Popular pieces of text with lower scores are resubmitted to elite translators for another pass. As time goes on, the quality of the translations throughout the game continues to improve.

This is a complex system, but it comes with some intriguing benefits.
  • Focus on core competency of game design: It is a reasonable amount of work building this localization system, but it leaves your company with a very solid reward system that can be leveraged for other areas of the game. You are investing in game design and player entertainment, both of which are core competencies for any game company.
  • Serve smaller cultures at low cost: There exist numerous cultures in the world that speak languages other than English, French, German, Spanish, Chinese or Japanese. Dozens of nations like Poland or Brazil can contribute hundreds of thousands of users to your game. By allowing players to translate the game into their own language, you can reach these niche cultures at a very low cost.
  • Adapt your text to each culture: Many concepts don’t translate well between cultures. By having the users perform the translation, they will often smooth over rough edges. If a particular joke or phrase doesn’t work, users will reword it to something that fits their culture. Often, users will take liberties and incorporate references to their own mythology or culture into the translations. It is an interesting trade off. You give up a small amount of authorial control in return for a translation that seems as if it was written by native speakers.
  • Highly scalable: Once a community of translators is in place you can release content in one language and watch it quickly and cost effectively be translated into other languages. The cost of localizing an additional piece of content goes to almost zero.
This system is not without some pretty serious limitations.
  • Requires a large number of people: To get to those few dozen people who are interested in translating your game, you’ll need a population of thousands, perhaps hundreds of thousands. Only a very small number of people will be interested in playing your translation game.
  • High startup cost: You need to develop and balance this system. That is expensive and will likely require dozens of iterations on the design.
  • Questionable translation quality: There is a very good chance that the majority of your early translations are incorrect, confusing or insulting. You won’t be able to tell since you don’t speak the target language. This means that when the system isn’t balanced just right, your users may have bad experiences. Also, as mentioned above, you are giving up a certain amount of authorial control. Your epic bodice ripper about the Monks of Ra may turn into a joke gag about Swedish meatballs. C’est la vie.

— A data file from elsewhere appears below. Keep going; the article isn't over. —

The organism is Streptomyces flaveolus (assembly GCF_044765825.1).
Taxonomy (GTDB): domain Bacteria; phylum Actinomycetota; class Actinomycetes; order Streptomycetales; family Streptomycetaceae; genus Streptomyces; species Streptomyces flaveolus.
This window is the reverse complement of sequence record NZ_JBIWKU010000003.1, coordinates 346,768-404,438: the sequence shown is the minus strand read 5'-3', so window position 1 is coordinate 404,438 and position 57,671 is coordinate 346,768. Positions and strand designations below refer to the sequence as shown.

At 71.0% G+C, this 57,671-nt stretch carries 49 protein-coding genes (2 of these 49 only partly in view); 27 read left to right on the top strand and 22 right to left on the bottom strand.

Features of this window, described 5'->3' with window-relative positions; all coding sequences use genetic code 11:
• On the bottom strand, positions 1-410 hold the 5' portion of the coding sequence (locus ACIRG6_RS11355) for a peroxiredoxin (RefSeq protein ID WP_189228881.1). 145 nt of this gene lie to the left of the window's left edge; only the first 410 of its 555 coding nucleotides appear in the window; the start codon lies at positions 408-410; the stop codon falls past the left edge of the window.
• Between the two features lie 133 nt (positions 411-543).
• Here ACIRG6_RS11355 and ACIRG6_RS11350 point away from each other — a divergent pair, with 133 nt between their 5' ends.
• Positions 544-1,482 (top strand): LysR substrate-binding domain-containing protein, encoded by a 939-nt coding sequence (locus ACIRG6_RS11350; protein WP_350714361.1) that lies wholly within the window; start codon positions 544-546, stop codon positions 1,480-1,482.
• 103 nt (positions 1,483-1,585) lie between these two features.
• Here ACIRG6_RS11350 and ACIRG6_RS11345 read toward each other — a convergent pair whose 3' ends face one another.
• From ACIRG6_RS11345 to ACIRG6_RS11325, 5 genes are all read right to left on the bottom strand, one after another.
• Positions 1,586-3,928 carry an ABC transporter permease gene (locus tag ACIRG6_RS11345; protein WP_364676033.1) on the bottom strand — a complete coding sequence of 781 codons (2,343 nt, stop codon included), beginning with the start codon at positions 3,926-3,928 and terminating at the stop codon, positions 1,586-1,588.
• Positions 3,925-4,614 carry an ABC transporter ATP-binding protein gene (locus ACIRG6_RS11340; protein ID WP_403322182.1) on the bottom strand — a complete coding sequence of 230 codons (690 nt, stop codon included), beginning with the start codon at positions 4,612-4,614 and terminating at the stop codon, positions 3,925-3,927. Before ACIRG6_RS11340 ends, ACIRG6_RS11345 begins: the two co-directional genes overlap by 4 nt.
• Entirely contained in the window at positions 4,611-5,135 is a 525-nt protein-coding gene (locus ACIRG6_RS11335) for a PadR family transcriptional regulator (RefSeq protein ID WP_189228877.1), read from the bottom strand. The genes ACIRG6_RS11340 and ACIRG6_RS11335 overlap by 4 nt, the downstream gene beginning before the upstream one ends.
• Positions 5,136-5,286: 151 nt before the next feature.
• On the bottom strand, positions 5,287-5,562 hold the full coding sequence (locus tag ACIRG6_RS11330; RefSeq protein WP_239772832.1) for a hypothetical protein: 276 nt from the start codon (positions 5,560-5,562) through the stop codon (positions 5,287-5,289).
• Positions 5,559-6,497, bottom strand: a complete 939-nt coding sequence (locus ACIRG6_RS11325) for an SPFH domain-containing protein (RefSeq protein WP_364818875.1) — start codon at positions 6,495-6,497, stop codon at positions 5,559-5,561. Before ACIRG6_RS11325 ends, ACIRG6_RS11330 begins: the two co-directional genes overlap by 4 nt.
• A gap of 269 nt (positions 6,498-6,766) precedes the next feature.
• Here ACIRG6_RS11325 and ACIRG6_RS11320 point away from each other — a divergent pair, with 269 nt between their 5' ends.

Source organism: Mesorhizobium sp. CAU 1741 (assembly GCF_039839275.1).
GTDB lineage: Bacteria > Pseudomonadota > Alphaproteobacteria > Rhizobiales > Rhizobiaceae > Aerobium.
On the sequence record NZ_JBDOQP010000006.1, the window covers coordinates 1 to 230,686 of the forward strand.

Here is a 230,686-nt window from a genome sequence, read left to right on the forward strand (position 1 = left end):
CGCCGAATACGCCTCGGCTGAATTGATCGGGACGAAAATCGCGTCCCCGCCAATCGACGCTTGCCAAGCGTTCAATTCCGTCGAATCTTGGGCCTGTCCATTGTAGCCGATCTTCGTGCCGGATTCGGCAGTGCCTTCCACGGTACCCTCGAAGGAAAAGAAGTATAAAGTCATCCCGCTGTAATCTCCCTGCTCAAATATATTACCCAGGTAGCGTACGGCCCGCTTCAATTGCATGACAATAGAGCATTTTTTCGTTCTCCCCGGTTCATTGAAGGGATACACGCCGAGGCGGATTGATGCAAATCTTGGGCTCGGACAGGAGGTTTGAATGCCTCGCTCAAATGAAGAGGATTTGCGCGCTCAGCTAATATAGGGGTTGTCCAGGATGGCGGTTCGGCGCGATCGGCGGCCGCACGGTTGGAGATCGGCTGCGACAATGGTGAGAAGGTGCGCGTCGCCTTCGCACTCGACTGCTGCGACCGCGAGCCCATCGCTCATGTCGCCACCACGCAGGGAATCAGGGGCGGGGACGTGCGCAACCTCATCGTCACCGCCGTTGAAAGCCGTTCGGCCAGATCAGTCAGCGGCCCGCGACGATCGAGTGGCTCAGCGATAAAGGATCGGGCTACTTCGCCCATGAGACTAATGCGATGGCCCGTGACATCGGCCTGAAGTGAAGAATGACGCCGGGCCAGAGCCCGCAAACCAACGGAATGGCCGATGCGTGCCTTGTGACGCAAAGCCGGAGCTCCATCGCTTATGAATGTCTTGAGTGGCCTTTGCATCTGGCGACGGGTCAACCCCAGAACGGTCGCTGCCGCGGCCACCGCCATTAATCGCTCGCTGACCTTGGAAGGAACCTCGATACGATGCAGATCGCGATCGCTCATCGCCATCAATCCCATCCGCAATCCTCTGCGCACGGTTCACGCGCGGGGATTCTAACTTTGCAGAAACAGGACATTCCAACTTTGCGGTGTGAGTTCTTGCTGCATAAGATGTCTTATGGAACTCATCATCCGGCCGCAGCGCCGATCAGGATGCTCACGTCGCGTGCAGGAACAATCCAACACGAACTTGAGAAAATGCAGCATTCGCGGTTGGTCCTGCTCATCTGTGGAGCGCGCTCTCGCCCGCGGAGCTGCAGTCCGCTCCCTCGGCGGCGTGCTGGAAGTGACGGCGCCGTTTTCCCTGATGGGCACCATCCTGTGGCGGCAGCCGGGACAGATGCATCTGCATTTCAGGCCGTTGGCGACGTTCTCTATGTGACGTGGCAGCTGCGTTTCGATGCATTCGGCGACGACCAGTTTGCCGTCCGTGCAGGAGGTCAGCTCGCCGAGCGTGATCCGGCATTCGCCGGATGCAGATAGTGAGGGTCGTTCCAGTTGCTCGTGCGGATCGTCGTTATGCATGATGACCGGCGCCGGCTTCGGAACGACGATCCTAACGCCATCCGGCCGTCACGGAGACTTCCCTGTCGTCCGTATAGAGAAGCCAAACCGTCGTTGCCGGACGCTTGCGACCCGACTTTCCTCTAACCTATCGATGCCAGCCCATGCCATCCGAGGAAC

• The process moves at the pace of the players: If the players don’t find translation quests interesting or there aren’t many multi-lingual people on your service, translation will lag.
Other pieces
As stated earlier translating text strings is only a piece of the puzzle. To solve the whole puzzle, we can repurpose some of the systems that we created for the tranlation game.

Pieces to own: These are items that you should try to maintain control over.
  • Culture specific events: Combining the review system with tools that let users create their own events is one way to go. This moves you down the path of user generated content, which is a giant can of worms, but again has substantial benefits if you can pull it off. This would likely follow the same review pattern we saw with translation, except instead of translating text, you are asked to build something grand.
  • Culture specific support: Griefing, bugs, currency issues are all best dealt with by a support team that speaks the player’s native language. There has already been some solid work done with volunteer judges and moderators and it makes a lot of sense to invest in this further in the future. Giving player judges the ability to review past grievances, render judgment and then have their judgment reviewed by a jury of randomly selected peers is an obvious profession worth creating. It would likely appeal to a substantial minority of the player population since it involves direct power over others. Again, problem tickets are handled as quests and we slowly give people more power based on the quality of their previous efforts.